Hello All,

I am working with a polymer for tissue engineering applications and was
wondering if any of the list subscribers would have insightful suggestions
on how to breakdown the scaffold for subsequent biochemical analyses.

The polymer I am using is a 5 mm in diameter and 3 mm in height
fiber-reinforced, porous, resorbable scaffolds, composed of a matrix made
from a random copolymer of 75:25 poly(D,L-lactide-co-glycolide) with a glass
transition onset temperature (Tg) of 50 °C, and reinforcing poly(glycolide)
fibers with glass transition onset temperature Tg of 42 °C. The porosity of
the scaffold is between about 65% and 70% by volume.

I am seeding chondrocytes onto these scaffolds and I am interested in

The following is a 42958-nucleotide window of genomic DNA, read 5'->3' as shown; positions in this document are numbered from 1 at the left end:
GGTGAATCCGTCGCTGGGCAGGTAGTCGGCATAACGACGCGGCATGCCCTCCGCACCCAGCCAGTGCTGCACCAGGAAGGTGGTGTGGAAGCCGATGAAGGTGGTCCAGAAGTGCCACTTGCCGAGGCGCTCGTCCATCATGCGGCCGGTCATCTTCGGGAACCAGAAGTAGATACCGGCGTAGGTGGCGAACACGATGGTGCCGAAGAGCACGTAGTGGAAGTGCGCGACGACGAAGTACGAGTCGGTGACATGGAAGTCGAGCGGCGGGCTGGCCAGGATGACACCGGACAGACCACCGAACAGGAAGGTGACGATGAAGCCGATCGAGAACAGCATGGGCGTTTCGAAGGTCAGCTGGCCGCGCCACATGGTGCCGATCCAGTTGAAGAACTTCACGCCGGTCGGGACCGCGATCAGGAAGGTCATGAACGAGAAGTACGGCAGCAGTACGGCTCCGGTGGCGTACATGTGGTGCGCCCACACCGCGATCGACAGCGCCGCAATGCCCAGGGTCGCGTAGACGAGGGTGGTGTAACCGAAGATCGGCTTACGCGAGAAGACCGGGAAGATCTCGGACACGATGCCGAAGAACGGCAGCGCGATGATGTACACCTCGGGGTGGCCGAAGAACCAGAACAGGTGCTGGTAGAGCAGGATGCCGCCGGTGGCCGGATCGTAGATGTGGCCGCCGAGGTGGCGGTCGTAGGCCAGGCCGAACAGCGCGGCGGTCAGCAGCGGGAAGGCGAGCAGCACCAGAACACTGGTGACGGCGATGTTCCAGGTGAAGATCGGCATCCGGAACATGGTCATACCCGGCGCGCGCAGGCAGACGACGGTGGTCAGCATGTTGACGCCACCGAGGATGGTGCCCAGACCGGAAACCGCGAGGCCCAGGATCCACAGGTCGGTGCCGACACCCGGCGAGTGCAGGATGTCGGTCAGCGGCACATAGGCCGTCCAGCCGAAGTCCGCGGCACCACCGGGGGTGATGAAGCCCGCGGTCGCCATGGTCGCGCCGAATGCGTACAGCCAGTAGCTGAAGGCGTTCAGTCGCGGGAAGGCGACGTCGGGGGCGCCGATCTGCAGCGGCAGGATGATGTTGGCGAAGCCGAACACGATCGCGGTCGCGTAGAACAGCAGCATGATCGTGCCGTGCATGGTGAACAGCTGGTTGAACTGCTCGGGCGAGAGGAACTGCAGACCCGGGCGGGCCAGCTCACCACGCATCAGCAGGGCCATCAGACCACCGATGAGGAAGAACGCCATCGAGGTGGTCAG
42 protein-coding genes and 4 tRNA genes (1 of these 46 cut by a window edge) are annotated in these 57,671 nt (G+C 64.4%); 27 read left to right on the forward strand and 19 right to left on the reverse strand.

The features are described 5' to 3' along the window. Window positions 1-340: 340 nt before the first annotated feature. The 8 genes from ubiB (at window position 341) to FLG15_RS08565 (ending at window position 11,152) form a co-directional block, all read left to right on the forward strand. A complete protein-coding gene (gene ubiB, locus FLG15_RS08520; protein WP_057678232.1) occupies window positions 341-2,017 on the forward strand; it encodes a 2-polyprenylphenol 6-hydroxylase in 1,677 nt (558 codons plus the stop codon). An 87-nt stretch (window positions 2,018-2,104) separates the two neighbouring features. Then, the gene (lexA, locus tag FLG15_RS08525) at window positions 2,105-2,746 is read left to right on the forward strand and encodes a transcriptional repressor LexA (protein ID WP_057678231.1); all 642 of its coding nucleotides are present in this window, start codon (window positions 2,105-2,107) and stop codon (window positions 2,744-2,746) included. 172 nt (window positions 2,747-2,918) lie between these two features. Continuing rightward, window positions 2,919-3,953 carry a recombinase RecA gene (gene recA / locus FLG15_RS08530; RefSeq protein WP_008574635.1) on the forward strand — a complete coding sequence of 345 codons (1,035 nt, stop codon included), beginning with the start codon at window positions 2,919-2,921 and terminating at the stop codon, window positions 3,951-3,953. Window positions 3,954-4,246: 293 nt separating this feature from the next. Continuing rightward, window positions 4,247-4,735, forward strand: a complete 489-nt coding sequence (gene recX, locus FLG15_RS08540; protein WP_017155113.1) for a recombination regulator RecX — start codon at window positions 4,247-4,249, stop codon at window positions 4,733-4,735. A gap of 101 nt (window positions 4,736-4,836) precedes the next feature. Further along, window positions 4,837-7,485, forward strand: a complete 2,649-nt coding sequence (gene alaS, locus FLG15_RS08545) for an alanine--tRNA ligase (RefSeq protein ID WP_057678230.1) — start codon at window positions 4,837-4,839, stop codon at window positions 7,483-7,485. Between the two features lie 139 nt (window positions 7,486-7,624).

measuring DNA content, Proteoglycan and Collagen (hydroxyproline) content,
as well as isolate RNA for RT-PCR analysis. All of these assays need not be
done on one sample, as I can dedicate certain numbers of scaffolds for each
of the analyses.

To do these analyses, I tried to digest the scaffold (after lyophilizing it)
with 1 milliliter of papain solution (25 mg/mL papain solution in 2mM of
L-cysteine and 2mM of EDTA with Phosphate Buffered Solution as the solvent
base; pH 6.5) at 65°C for 15 to 18 hours overnight. But this treatment
seemed to do nothing on the scaffolds. Of course I could use a harsher
solvent (like Soluene) that would dissolve the polymer but that would also
dissolve the plastic plates I use for the assays I mentioned.

I would really appreciate any input, and will be glad to share the answers I
get with the rest of the group.


Hani Awad, PhD
Post Doctoral Research Associate
Duke University Medical Center

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